The Da Vinci Hoax: Mary Magdalene

She was the wife of Jesus and is the Holy Grail.

She embodies the “sacred feminine.” She, not Peter, was meant to be the head apostle. The Church sought to destroy her reputation and slandered her name, forcing her to flee for her life. She is the Mary Magdalene of The Da Vinci Code, a mythical creation who is part priestess, part goddess and all nonsense. But the real Magdalene is a far cry from the mythological feminist martyr.

The Church, according to a character in Dan Brown’s novel, “outlawed speaking of the shunned Mary Magdalene.” The truth is quite different. There are at least a dozen references to Mary from Magdala (a town on the western shore of the Sea of Galilee) in the four Gospels. She suffered from demonic possession. Both Mark and Luke recount that Jesus expelled seven demons from her (Mark 16:9; Luke 8:2). She is prominently mentioned as one of the women who accompanied Jesus in his ministry (Luke 8:2), as a witness of the crucifixion (Matthew 27:56; John 19:25), of Jesus’ burial (Matthew 27:61; Mark 15:47), and of the empty tomb (Matthew 28:1-10; Mark 16:1-8; Luke 24:10). And, quite significantly, Jesus appears to her alone at the tomb after his resurrection (Mark 16:9; John 20:1-18).

In the Western Church she became identified with the sinful woman of Luke 7:37-50. That passage immediately precedes the description of “Mary who was called Magdalene, from whom seven demons had gone out” in Luke 8:2, and the two descriptions were harmonized together. This, in part, was because the woman who is anointed (Luke 7:37-50) is described as a “sinner” and Mary Magdalene had been possessed by seven demons, which some understood as evidence that she was that sinner.

A third woman was also identified with Mary Magdalene: Mary of Bethany, the sister of Martha and Lazarus (Luke 10:38-42; John 11). In the Eastern Church, however, the three women were identified separately, with feast days on March 21 (the unnamed sinner), March 18 (Mary of Bethany), and July 22 (Mary Magdalene).

Mary Magdalene has a prominent role in the Gospels as witness to Christ’s resurrection, remarkable considering the low value placed on the testimony of women in first century Jewish society. Yet despite being mentioned more times than some of the apostles (Thaddeus, for example, is named just twice), some feminist writers speak of her being marginalized by a piece of propaganda called the New Testament, written by “the anti-Magdalene party.”

The prime suspect in this alleged crime against femininity is Pope Gregory the Great (c. 540-604). On Sept. 21, 591, he preached a homily based on Luke 7:36-50 — the story of the woman “who was a sinner” who anointed Jesus’ feet with oil. “She whom Luke calls the sinful woman, whom John calls Mary,” Pope Gregory stated, “we believe to be the Mary from whom seven devils were ejected according to Mark. And what did these seven devils signify, if not all the vices?”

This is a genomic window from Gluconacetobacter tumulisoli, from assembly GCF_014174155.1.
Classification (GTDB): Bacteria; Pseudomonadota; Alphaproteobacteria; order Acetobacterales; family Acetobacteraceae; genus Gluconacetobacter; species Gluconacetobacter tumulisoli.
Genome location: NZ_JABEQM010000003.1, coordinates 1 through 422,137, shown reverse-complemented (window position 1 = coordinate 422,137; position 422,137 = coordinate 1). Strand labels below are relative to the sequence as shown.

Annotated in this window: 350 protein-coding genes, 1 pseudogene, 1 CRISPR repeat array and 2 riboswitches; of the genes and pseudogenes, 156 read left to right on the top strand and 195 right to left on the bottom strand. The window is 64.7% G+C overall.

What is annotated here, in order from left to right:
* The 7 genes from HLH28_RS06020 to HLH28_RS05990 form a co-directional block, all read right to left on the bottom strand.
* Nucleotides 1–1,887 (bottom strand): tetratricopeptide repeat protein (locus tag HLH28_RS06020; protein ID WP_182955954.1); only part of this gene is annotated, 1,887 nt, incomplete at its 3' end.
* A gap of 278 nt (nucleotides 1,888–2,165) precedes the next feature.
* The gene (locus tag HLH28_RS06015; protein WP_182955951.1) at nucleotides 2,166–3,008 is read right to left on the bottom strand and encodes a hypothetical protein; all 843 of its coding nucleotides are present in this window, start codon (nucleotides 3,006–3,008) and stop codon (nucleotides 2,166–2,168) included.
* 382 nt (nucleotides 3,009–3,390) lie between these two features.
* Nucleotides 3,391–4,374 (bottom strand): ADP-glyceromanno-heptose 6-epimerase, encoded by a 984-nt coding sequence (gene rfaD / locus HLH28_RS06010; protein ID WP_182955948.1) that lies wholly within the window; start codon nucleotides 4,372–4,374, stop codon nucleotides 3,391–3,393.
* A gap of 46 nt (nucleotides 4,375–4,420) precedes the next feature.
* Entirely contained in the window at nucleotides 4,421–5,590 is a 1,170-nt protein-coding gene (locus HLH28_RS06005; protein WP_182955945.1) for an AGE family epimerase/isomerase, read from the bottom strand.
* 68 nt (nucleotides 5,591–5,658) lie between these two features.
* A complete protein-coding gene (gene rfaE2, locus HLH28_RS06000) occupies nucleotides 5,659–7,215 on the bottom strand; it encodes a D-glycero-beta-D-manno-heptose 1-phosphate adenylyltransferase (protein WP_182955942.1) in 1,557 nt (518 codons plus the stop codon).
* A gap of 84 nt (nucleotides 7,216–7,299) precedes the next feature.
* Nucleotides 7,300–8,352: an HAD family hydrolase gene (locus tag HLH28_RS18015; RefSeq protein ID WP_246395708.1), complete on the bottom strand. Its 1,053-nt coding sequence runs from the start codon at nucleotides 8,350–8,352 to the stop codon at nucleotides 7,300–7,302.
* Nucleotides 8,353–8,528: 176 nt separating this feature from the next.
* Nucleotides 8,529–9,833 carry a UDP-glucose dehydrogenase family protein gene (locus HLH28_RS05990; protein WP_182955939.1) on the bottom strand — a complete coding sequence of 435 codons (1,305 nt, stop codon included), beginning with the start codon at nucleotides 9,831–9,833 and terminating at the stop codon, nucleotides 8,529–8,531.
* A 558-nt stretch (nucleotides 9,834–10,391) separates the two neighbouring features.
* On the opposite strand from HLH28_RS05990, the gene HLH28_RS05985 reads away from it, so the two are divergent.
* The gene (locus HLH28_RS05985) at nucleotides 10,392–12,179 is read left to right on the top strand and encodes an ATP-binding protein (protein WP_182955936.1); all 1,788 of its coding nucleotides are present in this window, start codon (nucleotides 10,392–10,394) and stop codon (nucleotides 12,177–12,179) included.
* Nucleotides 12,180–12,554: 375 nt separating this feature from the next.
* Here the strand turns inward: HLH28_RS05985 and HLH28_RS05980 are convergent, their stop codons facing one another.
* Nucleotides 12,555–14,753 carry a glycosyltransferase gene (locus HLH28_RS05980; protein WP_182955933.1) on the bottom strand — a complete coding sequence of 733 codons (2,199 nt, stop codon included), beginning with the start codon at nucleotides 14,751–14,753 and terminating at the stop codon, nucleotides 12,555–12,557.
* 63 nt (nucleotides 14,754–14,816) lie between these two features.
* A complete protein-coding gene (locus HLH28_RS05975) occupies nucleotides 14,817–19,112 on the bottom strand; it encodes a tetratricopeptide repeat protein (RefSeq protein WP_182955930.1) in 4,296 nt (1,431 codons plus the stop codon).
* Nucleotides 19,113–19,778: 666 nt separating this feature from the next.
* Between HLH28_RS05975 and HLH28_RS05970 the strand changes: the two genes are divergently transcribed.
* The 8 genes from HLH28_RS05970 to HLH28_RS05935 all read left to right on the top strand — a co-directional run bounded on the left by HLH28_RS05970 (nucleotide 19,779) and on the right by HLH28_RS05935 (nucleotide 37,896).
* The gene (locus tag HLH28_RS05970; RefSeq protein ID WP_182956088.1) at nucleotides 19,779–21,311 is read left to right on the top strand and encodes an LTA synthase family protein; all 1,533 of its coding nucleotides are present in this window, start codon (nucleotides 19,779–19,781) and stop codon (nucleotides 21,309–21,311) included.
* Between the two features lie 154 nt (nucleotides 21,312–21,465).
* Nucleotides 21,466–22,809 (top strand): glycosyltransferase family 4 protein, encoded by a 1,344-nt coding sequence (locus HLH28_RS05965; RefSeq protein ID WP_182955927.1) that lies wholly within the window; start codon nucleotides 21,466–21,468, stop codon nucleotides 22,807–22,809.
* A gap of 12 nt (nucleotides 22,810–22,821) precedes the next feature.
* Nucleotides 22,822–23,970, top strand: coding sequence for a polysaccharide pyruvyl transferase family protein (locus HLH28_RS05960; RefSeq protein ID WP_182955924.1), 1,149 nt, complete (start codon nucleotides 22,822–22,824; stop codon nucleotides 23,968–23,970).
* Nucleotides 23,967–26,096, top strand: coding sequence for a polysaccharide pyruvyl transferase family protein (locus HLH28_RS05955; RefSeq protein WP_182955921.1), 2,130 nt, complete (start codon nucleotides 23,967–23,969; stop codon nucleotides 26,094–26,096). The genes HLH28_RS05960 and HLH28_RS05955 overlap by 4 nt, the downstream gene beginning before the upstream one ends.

With Rome facing approaching war and famine, the Pope encouraged Christians to repent of their sins — and to follow the example of St. Mary Magdalene. He praised her because “she now immolated herself” and she “turned the mass of her crimes to virtues, in order to serve God entirely in penance.” (Hom. XXXIII, PL LXXVI, col. 1239). Gregory likely linked the sinner of Luke 7 and Mary of Bethany with Mary Magdalene because of their proximity to one another in Luke 7-8. Also, by the sixth century, the biblical city of Magdala had acquired a less than stellar reputation. Most importantly, Gregory’s exegesis of Luke 7 focused on the tropological, or moral, sense of the reading. He believed that the seven demons that once possessed Mary Magdalene were not only literal demons, but also represented the seven deadly sins.

Many early Church Fathers remarked about the Magdalene and she was described by Hippolytus (c. 170-236) as “the apostle to the apostles” in his commentary on the Song of Songs. By the eighth century the Western Church celebrated a feast day for Mary Magdalene on July 22. A century later there were specific prayers for her feast day, and in the 11th century devotion to the Magdalene began to increase.

The cult of Mary Magdalene was established at Vézelay, the Romanesque church in Burgandy founded in the ninth century and originally dedicated to the Virgin Mary. During the abbacy of Geoffrey (1037-1052) she was recognized as the patron of that church in a papal bull dated April 27, 1050 by Pope Leo IX. At the same time, relics of the Magdalene were being sought and gathered in earnest, and soon Vézelay became a major destination for pilgrimages.

A leading tradition in the West held that Mary Magdalene, Martha and Lazarus were expelled from Palestine following the crucifixion of Christ. They eventually arrived at the southern coast of France. In the East, a tradition stated that Mary had been the companion of the Apostle John and Mary, the Mother of Jesus, and that they settled in Ephesus. According to The Golden Legend, the Magdalene and John were betrothed. Some legends depict Mary living her final days in a cave in France, a hermit covered only by her long hair; these stories probably date back no farther than the ninth century. The truth is lost in the fog of history.

What is clear is that St. Mary Magdalene has been beloved and celebrated by Catholics for many centuries. She was a brave disciple who stood at her Savior’s cross; she was also a witness to the resurrected Christ. Far from being slandered, Mary of Magdala is recognized as an exemplar of faithfulness to the truth of the Gospel of her Master and Lord.

Carl E. Olson is the co-author,

with Sandra Miesel, of

The Da Vinci Hoax: Exposing the Errors in The Da Vinci Code


published by Ignatius Press.

He is the editor of